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Low quality is messing up my search experience, bring on the Panda!

19 April 2011 BY

As an SEO in my everyday life I am often confronted with the fruits of labor of my industry. As well as my clients I am a user of the world wide web and a subject of the results of search engine optimization. Lately I have been confronted with a few quests for information about different topics which highlighted the results of SEO as an industry. And as a user I have to say I was not satisfied with the results I was offered.

While searching I caught myself refining search queries to exclude specific types of results, ignoring results from the first results page based on certain signals and being generally disappointed by the quality of many results. I have seen so many low quality results it really messed up my search experience.

I’m guessing Google noticed this as well and therefore rolled out the Panda update to devaluate low quality content. But Google also started rolling out more features where users can influence result quality. In my experience for the general quality of search results this is a necessary development. And as a user I encourage Google taking these steps.

As I mentioned I used certain signals to discover low quality results within the SERPs and on pages I face. Let’s see if these user experience based signals resemble the signals used by Google’s update. Note that these signals are only based on my user experience, for specific queries within www.google.nl.

Google AdSense

The most important signal for low quality is ironically one of Google’s own products. In my experience pages using Google AdSense often contain very low quality content. It’s kinda logical if you consider how AdSense works. Sites containing AdSense ads need the user to click through to make money. High quality content answers user’s questions, low quality content leaves the user unsatisfied and still desperate for an answer. Chances are higher users will click on ads in the latter type of page. A higher amount of AdSense ads compared to the amount of content often was a prerequisite of low quality.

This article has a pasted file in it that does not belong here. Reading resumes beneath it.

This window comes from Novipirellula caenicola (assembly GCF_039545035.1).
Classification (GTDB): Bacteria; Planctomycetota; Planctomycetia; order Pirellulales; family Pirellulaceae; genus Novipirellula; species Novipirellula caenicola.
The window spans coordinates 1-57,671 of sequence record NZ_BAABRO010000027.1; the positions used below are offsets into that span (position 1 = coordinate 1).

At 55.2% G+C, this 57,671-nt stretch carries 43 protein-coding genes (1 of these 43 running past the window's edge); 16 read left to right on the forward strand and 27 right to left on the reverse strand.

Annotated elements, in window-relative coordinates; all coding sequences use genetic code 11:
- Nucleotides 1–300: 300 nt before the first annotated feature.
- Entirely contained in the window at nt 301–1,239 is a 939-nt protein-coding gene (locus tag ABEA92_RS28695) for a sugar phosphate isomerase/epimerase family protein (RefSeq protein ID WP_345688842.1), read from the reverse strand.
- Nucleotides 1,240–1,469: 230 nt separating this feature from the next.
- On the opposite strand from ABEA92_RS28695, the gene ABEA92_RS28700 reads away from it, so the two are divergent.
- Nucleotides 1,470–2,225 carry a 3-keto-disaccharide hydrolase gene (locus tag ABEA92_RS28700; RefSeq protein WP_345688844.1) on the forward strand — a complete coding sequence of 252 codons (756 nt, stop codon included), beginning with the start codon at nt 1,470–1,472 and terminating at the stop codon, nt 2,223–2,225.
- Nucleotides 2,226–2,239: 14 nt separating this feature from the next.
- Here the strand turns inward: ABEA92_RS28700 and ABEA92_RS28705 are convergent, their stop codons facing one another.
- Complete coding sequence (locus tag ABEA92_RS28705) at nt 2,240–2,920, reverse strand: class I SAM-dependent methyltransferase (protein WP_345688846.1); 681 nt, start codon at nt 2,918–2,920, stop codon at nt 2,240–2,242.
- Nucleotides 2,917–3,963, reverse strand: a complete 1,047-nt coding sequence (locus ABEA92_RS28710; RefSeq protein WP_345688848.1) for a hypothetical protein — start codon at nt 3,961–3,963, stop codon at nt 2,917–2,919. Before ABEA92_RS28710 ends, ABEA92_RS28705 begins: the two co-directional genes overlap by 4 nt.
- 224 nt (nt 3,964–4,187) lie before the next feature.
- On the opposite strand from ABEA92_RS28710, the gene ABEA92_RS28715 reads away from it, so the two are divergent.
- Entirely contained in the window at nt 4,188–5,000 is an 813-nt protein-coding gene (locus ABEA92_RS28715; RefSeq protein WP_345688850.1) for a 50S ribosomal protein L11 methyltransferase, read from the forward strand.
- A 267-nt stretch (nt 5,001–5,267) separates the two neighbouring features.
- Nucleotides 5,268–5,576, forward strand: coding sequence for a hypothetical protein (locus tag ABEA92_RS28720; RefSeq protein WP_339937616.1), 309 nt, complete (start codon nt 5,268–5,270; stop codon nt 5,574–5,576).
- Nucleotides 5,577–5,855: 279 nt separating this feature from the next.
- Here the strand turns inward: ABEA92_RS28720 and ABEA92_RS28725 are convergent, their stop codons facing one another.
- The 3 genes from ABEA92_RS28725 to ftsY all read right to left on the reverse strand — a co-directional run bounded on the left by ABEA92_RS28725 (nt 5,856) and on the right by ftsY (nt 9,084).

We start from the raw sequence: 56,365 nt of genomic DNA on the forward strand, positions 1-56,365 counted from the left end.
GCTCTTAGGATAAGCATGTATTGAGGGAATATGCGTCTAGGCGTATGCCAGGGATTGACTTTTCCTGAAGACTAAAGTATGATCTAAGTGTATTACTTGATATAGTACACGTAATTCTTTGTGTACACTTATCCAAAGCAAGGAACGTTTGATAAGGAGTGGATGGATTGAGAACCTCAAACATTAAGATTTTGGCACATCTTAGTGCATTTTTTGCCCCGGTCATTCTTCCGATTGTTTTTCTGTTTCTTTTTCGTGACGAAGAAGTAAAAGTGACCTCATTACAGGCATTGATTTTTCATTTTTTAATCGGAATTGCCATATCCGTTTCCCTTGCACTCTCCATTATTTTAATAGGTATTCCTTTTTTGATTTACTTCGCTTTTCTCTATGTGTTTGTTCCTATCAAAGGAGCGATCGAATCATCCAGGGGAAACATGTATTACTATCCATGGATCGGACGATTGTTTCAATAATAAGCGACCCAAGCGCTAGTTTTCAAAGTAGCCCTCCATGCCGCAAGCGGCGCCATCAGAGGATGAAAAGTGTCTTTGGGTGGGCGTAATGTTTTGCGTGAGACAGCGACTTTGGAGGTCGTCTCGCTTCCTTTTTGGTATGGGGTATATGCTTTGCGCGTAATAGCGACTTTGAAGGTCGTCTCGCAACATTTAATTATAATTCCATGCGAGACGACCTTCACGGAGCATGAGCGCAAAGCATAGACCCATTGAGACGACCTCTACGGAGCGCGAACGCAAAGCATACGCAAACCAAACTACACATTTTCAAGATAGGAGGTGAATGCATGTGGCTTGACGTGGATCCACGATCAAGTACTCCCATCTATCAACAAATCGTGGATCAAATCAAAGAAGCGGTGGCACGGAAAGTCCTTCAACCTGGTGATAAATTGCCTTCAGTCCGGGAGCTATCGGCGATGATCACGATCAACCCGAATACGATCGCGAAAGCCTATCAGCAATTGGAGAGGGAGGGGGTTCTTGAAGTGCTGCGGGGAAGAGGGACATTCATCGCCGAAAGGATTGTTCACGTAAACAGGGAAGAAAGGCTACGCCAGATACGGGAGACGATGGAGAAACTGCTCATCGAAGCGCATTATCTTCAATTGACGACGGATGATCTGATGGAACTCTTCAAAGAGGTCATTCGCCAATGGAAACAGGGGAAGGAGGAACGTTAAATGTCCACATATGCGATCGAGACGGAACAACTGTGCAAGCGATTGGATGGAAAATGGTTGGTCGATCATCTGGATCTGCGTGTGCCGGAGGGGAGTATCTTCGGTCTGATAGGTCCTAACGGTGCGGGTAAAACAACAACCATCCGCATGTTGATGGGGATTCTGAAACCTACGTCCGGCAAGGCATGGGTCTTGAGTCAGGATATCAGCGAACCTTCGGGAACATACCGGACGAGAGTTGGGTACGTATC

Keywords on important positions

One signal I found striking as a user was the more my search term was represented in the search result, the higher the chance the result was of poor quality. Keywords in titles, URLs and especially domains often signified low quality results, specifically designed to ‘lure’ the searching crowd and make money of them with targeted ads.

The opposite was even more true: when a result didn’t contain keywords in either URL, title or domain the underlying page often was of very high quality. When a page ranks for a keyword despite the lack of use of the keyword it has to be very relevant based on other factors, which apparently are better predictors of quality.

Crappy designs

One thing I specifically noticed on very low quality sites was the crappy designs they used. Although I know design shouldn’t be a predictor of quality, apparently websites that focus on quality content often focus on quality design as well. One aspect of design that really stood out was the lack of images or the poor quality of images on low quality sites. Clearly the time for adding valuable imagery to low quality could better be used to improve the quality of the content.

More factors

Some other factors I also noticed on low quality sites were small navigational menus or the complete lack of menus, no logical division of content on pages and large amounts of content on pages that do not need large amounts of content.

When I look back at all these signals one thing strikes me: low quality sites are easy to recognize for a user. Low quality sites often have technically optimized sites, with keywords in most important places. But they also have crappy designs, lots of ads and a very poor user interface. When it is recognizable for users, it should be detectable algorithmically. Sadly the Panda update hasn’t been rolled out in The Netherlands just yet. Hopefully they got the update just right and they can free me from this poor search experience I am undergoing. It is time!

Last note: I started writing this article a few weeks ago when the Panda just kicked in. The specific signals which were used to identify low quality weren’t fully known yet. I’m therefore very delighted to see that the signals I use to identify low quality match most of Google’s signals. As a user I am looking forward to the update in www.google.nl and as an SEO I can’t say I worry about it very much.

AUTHORED BY:
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Jeroen van Eck is a consultant search engine marketing at the online marketing company E-Focus in the Netherlands.